A new ransomware group called Egregor has caught the attention of the Federal Bureau of Investigation, prompting it to issue a warning last month. GRC World Forums explains more about what it is and how it is being used in “double-extortion” attempts.

A new player has entered the ransomware-as-a-service market and is beginning to make waves.

The Federal Bureau of Investigation last month put out an alert warning about this new type of ransomware, called Egregor, which is rapidly becoming popular among criminals.

What is Egregor ransomware?

Egregor is a newly identified ransomware variant that was first discovered in September, 2020, and has recently been identified in several sophisticated attacks on organizations worldwide.

Egregor is believed to be a relative of another ransomware called Sekhmet that emerged in March, 2020.

The group’s ransomware attacks are characterized by their double-extortion tactics. The cybercrime group breaches sensitive data, encrypting it so that it cannot be accessed by the victim.

The ransomware leaves a ransom note on machines instructing the victim to communicate with the threat actors via an online chat. They even sometimes utilize the print function on victim machines to print the ransom notes out

If no ransom is paid, the criminals then publish a subset of the compromised data on the dark web as proof of the successful exfiltration and give the victim a deadline to pay a price to prevent further data being published.

Who has been attacked?

The group behind the Egregor ransomware claim to have compromised more than 150 victims worldwide. It has taken responsibility for several high-profile attacks around the world in recent weeks.

Barnes & Noble, the US bookseller, warned that it had been hacked in October and Egregor said it had stolen unencrypted financial and audit data.

The video game developers Ubisfot and Crytek have also been hit, with Egregor posting archives of unencrypted files on the dark web.

In December recruiter Randstad, one of the world’s largest recruitment agencies, suffered a data breach and blamed Egregor publicly.

A recent attack on Foxtons PLC, a large estate agency in the United Kingdom is also thought to have been the work of the group, although the company has not confirmed this. A reported 16,000 files were leaked, although Foxtons said the personal data was old, incomplete and unusable.

How does it operate?

According to the FBI, the tactics and techniques used in deploying Egregor vary due to a large number of actors involved. They may use phishing emails with malicious attachments to gain access to accounts or exploit Remote Desktop Protocol or Virtual Private Networks.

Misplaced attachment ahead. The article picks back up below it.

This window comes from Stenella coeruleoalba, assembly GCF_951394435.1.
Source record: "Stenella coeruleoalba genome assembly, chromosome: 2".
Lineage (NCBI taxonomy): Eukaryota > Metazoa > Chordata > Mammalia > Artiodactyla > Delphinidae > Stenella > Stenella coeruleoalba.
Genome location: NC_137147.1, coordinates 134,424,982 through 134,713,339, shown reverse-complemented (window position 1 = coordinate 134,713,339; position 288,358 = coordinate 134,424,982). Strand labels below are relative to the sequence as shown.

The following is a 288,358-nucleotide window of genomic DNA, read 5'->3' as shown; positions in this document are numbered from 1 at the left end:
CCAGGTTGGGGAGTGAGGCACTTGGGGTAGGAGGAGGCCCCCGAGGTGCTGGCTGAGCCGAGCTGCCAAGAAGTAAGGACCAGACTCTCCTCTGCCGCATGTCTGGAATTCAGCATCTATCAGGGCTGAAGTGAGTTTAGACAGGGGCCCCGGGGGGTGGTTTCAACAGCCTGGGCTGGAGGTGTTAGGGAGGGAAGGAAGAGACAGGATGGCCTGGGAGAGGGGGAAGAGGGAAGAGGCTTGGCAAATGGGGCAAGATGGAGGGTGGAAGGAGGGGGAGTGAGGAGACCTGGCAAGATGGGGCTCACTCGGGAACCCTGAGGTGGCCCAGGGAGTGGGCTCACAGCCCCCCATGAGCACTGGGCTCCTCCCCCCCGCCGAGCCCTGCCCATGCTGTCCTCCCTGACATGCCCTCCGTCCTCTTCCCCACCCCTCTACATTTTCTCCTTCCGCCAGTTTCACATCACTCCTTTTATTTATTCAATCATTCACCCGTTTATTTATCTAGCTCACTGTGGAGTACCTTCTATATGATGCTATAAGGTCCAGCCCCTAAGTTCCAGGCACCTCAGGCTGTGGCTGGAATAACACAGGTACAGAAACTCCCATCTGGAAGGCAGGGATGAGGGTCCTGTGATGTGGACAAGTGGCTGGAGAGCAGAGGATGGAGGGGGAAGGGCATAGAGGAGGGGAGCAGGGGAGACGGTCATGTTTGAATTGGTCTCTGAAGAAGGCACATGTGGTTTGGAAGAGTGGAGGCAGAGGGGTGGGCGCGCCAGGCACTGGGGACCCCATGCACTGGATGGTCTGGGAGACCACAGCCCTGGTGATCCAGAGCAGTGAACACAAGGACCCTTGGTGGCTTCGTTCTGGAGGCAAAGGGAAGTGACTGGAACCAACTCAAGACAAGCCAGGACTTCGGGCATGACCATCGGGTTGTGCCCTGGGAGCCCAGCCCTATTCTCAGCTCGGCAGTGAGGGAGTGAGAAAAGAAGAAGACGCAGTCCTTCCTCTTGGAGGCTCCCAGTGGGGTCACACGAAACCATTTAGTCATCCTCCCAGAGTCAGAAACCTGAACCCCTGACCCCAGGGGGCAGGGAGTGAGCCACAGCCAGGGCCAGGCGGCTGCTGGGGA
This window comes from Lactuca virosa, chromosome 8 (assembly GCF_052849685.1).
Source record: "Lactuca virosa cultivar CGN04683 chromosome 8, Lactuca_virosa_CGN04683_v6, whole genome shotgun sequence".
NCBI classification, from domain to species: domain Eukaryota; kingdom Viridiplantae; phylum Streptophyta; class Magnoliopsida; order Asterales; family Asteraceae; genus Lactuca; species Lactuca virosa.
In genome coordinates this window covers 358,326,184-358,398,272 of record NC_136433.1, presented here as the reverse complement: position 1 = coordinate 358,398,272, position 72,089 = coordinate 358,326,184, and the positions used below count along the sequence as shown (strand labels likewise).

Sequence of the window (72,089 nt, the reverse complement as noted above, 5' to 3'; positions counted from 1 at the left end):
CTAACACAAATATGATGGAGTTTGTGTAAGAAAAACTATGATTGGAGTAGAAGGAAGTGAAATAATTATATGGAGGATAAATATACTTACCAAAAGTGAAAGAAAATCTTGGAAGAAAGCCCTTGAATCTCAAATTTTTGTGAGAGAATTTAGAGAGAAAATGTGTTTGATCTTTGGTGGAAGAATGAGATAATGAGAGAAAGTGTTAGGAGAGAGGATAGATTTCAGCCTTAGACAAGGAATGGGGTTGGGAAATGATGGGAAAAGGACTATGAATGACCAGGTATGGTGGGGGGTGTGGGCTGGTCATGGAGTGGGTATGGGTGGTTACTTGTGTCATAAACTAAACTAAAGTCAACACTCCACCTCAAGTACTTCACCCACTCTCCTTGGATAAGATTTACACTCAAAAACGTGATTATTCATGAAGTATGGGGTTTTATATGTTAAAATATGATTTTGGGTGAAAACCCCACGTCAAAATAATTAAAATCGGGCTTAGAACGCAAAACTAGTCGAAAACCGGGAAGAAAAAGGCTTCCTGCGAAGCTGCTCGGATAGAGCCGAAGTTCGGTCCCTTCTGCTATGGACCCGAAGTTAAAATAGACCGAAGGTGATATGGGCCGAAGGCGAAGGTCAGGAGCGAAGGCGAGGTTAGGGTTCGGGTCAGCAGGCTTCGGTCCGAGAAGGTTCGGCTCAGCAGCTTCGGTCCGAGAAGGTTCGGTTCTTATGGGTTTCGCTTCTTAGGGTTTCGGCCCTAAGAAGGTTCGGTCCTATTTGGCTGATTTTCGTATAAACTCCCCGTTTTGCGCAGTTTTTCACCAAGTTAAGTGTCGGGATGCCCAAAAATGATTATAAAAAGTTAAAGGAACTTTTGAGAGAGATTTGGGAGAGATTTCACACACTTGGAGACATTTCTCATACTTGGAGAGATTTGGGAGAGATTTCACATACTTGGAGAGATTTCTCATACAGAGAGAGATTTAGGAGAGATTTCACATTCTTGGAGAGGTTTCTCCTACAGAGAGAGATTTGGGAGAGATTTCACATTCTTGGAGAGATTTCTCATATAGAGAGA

Egregor infection happens via a loader. Once they have gained access, criminals then install a remote desktop protocol and the malware then identifies and disables antivirus software.

Egregor ransomware affiliates use common pen testing and exploit tools like Cobalt Strike, Qakbot/Qbot, Advanced IP Scanner, and AdFind to escalate privileges and move laterally across a network, and tools like Rclone 7zip to exfiltrate data.

Egregor is considered to be operating as ransomware-as-a-service, meaning the developers of the ransomware sell or lease access to criminals to use.

How do you protect yourself against it?

The FBI has issued the following advice:

  • Back-up critical data offline.
  • Ensure copies of critical data are in the cloud or on an external hard drive or storage device.
  • Secure your back-ups and ensure data is not accessible for modification or deletion from the system where the data resides.
  • Install and regularly update anti-virus or anti-malware software on all hosts.
  • Only use secure networks and avoid using public Wi-Fi networks.
  • Use two-factor authentication and do not click on unsolicited attachments or links in emails. TLP: WHITE TLP: WHITE
  • Prioritize patching of public-facing remote access products and applications, including recent RDP vulnerabilities (CVE-2020-0609, CVE-2020-0610, CVE-2020-16896, CVE-2019- 1489, CVE-2019-1225, CVE-2019-1224, CVE-2019-1108).
  • Review suspicious .bat and .dll files, files with recon data (such as .log files), and exfiltration tools.
  • Securely configure RDP by restricting access, using multi-factor authentication or strong passwords.